TABLE 3-2Psychological and Behavioral Treatments for Insomnia

Therapy Description
Stimulus control therapy A set of instructions designed to reassociate the bed/bedroom with sleep and to reestablish a consistent sleep-wake schedule: Go to bed only when sleepy; get out of bed when unable to sleep; use the bed/bedroom for sleep only (e.g., no reading, watching TV); arise at the same time every morning; no napping.
Sleep restriction therapy A method to curtail time in bed to the actual sleep time, thereby creating mild sleep deprivation, which results in more consolidated and more efficient sleep.
Relaxation training Clinical procedures aimed at reducing somatic tension (e.g., progressive muscle relaxation, autogenic training) or intrusive thoughts (e.g., imagery training, meditation) interfering with sleep.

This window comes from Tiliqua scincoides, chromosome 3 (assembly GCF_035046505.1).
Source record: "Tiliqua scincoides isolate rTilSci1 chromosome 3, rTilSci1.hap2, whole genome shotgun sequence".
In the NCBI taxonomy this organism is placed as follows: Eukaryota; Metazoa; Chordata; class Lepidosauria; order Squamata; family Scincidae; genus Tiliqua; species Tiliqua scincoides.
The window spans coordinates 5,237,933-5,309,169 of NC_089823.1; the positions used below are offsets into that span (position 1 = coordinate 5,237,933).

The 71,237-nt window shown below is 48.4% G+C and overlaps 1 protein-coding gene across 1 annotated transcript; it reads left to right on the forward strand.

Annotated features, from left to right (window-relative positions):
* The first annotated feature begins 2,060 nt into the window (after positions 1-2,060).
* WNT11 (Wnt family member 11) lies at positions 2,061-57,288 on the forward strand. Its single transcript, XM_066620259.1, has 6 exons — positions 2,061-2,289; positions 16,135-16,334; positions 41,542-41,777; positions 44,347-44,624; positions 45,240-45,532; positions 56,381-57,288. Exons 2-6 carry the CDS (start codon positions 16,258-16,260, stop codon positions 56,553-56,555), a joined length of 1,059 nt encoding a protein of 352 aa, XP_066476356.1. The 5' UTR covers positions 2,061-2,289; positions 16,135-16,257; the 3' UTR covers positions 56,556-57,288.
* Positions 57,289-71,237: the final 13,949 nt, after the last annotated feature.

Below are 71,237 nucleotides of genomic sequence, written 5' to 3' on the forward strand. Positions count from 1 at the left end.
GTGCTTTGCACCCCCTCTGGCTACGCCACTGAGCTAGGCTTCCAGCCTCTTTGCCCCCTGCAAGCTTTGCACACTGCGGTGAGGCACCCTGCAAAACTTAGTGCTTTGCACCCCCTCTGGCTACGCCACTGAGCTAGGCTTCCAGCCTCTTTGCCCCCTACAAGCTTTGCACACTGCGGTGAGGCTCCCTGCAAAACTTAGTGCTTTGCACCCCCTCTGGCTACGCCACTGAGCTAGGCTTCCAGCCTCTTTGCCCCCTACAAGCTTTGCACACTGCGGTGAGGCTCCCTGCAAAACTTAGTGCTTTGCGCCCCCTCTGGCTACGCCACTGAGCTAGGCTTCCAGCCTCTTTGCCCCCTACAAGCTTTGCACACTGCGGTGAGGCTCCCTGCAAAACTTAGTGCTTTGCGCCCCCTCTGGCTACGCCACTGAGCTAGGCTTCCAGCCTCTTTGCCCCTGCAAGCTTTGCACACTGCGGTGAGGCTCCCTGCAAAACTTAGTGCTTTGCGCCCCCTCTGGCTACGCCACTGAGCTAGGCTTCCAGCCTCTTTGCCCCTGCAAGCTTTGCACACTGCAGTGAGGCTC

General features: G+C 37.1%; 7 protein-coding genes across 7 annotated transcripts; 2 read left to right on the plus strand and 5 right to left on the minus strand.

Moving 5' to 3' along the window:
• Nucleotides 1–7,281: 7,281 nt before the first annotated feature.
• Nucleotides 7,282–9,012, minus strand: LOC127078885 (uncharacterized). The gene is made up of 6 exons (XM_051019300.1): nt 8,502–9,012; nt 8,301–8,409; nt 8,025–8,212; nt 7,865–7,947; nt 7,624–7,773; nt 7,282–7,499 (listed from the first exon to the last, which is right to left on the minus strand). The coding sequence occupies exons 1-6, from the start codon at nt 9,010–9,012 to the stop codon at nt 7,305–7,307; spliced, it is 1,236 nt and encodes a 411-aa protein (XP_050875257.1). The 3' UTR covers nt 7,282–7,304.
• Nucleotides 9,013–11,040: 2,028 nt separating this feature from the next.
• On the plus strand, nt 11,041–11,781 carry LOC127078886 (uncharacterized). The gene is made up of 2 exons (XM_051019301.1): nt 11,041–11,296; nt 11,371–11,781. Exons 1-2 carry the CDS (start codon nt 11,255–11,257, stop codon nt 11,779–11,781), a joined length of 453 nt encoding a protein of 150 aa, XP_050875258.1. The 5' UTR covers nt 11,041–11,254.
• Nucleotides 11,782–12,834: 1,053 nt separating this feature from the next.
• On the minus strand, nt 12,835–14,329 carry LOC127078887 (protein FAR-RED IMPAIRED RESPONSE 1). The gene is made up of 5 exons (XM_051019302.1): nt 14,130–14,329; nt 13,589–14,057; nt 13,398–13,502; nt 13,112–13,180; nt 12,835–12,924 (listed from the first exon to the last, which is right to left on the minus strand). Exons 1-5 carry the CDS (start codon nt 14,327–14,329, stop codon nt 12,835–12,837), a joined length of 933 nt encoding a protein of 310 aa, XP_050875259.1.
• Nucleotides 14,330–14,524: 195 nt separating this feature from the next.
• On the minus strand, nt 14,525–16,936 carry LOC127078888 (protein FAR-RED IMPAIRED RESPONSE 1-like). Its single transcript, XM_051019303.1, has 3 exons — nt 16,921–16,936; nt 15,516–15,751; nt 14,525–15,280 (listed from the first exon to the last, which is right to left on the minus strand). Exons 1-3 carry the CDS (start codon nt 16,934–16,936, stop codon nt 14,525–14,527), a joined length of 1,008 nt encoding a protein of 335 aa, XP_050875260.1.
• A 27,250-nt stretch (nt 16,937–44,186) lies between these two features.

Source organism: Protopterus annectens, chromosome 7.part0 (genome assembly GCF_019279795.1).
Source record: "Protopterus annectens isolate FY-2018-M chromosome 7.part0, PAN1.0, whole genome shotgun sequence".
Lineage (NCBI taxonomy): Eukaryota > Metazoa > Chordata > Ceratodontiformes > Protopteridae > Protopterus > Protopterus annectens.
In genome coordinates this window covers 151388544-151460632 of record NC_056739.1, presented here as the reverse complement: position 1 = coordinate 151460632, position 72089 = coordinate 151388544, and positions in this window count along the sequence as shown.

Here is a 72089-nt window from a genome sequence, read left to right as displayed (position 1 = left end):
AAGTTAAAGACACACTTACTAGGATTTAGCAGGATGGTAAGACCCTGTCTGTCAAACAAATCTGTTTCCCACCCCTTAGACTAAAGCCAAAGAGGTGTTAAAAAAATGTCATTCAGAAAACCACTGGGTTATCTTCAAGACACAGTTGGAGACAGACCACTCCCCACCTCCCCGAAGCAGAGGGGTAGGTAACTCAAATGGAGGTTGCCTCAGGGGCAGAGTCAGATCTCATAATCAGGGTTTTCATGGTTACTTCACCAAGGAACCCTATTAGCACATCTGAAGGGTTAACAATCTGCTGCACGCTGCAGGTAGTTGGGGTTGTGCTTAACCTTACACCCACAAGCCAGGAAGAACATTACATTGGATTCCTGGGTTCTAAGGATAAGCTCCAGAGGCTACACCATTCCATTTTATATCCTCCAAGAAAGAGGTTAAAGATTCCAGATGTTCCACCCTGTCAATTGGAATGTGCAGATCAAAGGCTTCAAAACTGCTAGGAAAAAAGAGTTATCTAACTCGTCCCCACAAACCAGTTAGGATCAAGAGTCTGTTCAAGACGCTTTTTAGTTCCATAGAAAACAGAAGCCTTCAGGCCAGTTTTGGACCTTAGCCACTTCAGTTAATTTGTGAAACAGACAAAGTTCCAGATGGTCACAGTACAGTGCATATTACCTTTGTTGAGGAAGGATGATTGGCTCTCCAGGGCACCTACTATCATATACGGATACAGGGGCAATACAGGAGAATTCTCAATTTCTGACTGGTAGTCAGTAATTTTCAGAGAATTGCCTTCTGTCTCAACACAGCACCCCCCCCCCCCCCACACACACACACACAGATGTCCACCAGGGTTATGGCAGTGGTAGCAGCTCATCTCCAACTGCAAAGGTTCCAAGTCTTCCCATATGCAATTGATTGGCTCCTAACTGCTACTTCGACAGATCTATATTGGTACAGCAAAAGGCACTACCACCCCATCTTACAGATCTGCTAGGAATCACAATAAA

Cognitive therapy Psychotherapeutic method aimed at changing faulty beliefs and attitudes about sleep, insomnia, and the next-day consequences. Other cognitive strategies are used to control intrusive thoughts at bedtime and prevent excessive monitoring of the daytime consequences of insomnia.
Sleep hygiene education General guidelines about health practices (e.g., diet, exercise, substance use) and environmental factors (e.g., light, noise, temperature) that may promote or interfere with sleep.

SOURCE: Morin (2005).

From: 3, Extent and Health Consequences of Chronic Sleep Loss and Sleep Disorders

Cover of Sleep Disorders and Sleep Deprivation
Sleep Disorders and Sleep Deprivation: An Unmet Public Health Problem.
Institute of Medicine (US) Committee on Sleep Medicine and Research; Colten HR, Altevogt BM, editors.
Washington (DC): National Academies Press (US); 2006.
Copyright © 2006, National Academy of Sciences.

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